negs that Ilford processed. I'll do a contact print tonight and see how
    it goes.

    I've just been into WarehouseExpress this morning and bought some
    cooltone papers. I really didn't like the look of the warmtone papers I
    printed last night. I've still got a lot to learn but I'm really
    enjoying it.
     
    Paul Giverin, Aug 2, 2009
    #6
  7. Magnetic corners are good, but there are three things to watch. First,
    they are rather too easy to move in the dark, so your paper can get
    misaligned. Second,if you are not careful a little bit of the corner can
    overlap the paper and leave a blemish (certainly the Patterson ones I
    used to use can do this) - you just have to take care here. Third, some
    papers will not lie flat even with the corners in place. My solution to
    both is to clamp two straight edges to the easel, one at the back and
    one at the side. Push the paper against both and it cannot move. Then
    use several (4 will do for smallish papers) pieces of double-sided
    sellotape stuck to the easel to ensure it doesn't bend up. You'll need
    to replace them every session otherwise they get contaminated with dust
    etc. and lose their stickiness.

    David
     
    David Littlewood, Aug 2, 2009
    #7
  8. A guillotine or modelling knife and metal ruler would be better - I find it
    very hard to cut a sufficiently straight line with scissors, and even a
    fraction of a millimetre of wobble is pretty obvious unfortunately.

    OTOH if you are intending to frame a print, borders are good, since it
    gives you a better overlap when placing the print over the hole in the
    matte.


    The mention of 10x8" reminds me of something that has always bugged me ever
    since I started b&w printing many year ago (please excuse off-thread
    rant)...

    The pre-eminence of the 10x8" paper size has always bemused and indeed
    annoyed me. 10x8 may be a perfectly fine size for people using plate
    cameras or 4x5's, but it makes no sense at all for 35mm users. A4 is a much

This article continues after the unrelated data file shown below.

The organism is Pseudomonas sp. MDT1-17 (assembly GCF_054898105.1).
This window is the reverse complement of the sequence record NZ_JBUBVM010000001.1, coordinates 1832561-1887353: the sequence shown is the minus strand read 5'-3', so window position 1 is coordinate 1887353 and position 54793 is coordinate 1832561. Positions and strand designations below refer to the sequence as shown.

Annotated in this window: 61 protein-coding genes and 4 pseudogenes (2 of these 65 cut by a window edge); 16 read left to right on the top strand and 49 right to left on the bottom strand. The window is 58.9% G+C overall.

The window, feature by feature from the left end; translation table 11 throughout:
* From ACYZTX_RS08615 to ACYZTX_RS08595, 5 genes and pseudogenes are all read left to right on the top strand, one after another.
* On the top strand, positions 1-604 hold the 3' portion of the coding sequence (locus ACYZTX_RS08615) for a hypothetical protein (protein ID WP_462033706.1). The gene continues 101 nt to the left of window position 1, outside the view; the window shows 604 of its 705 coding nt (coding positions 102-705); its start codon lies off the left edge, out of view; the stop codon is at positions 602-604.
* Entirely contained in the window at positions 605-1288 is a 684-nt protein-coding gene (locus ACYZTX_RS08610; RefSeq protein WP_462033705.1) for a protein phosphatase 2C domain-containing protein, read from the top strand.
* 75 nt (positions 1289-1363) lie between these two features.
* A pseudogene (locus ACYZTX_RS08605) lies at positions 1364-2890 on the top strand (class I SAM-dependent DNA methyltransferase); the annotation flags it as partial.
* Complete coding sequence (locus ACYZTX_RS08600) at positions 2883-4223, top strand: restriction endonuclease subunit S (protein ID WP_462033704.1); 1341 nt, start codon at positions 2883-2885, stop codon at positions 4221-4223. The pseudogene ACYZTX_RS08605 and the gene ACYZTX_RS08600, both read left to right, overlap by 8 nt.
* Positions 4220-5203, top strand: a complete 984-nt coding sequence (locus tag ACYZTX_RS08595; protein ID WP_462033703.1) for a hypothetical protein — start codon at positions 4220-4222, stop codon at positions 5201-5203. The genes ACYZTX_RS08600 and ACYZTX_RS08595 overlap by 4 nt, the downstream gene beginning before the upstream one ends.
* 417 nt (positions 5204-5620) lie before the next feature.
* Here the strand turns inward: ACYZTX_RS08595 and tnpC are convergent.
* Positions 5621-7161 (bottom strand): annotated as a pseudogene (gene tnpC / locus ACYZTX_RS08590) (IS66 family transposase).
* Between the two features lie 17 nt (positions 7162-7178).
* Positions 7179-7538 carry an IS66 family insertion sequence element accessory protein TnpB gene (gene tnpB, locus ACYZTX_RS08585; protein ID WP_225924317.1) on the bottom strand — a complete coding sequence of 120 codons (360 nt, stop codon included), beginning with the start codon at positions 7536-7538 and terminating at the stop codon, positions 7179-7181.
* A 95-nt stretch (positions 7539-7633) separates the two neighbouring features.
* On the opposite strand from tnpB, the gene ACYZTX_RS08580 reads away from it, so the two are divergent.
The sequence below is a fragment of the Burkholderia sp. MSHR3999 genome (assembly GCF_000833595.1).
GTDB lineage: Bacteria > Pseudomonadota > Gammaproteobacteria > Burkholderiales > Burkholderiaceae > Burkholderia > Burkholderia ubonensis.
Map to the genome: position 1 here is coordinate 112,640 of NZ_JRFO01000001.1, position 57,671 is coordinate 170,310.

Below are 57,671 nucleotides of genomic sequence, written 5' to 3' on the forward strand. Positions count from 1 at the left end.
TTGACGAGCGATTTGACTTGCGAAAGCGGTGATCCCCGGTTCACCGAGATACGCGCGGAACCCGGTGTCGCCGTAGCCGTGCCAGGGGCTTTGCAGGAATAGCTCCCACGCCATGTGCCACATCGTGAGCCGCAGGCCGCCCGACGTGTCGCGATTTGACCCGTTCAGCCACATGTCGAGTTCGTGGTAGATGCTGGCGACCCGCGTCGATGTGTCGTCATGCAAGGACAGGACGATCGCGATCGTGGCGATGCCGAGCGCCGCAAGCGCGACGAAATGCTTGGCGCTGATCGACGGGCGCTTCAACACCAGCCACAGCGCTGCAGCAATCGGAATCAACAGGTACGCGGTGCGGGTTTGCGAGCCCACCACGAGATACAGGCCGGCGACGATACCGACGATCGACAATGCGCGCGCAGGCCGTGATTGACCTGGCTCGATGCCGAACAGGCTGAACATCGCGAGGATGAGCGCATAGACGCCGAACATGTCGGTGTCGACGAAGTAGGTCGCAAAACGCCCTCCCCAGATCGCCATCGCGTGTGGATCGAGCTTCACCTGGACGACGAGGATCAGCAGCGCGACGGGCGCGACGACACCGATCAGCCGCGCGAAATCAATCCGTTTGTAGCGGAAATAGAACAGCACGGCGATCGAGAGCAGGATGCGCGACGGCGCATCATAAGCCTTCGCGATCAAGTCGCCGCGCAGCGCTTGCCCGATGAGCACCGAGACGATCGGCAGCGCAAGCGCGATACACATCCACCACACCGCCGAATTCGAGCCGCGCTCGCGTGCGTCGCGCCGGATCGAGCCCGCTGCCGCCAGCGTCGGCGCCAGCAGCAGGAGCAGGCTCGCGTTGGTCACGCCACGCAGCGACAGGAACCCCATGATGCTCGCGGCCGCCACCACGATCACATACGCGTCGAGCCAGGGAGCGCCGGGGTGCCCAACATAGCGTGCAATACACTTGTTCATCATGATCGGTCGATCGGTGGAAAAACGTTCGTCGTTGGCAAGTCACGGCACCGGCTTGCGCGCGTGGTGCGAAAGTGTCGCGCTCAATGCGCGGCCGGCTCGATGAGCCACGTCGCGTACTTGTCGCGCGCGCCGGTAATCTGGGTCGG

more practical size being quite close to the 1x1.5 aspect ratio and of
    course is also a standard stationery size. And yet paper manufacturers
    persist in making 10x8" paper and (I don't know about now, but this used to
    be the case) may even charge a premium for a more sensible size like A4.

    When I used to run a darkroom for a photography club some years ago, we
    decided to standardise on A4 paper, but had to pay a 30% premium per square
    inch for the privilege of using a paper size which actually made some kind
    of sense for our darkroom users. However by buying 100 sheet boxes we were
    still able to procure it for members at a better price than if they had
    been forced to buy 10 sheet packets of 10x8 for themselves.

    For personal use my own solution has been to standardise on 12x16" paper.
    Cut this in half with a guillotine and you get two sheets of 12x8" which is
    perfect for 35mm and close enough to A4 to fit most folders, plastic
    wallets etc. Meanwhile for large prints, 12x16" is closer to 35mm format
    than 10x8", so you don't waste as much when printing full frame on a whole
    sheet.

    The only advantage I can see for 10x8 is that you can cut a strip off to
    use as a test strip, however in practice the strip will be a bit narrow for
    a decent test strip.
     
    Marty Freeman, Aug 2, 2009
    #8
  9. Paul Giverin

    Rob Morley Guest

    Sounds like a vacuum table would be a good idea.
     
    Rob Morley, Aug 3, 2009
    #9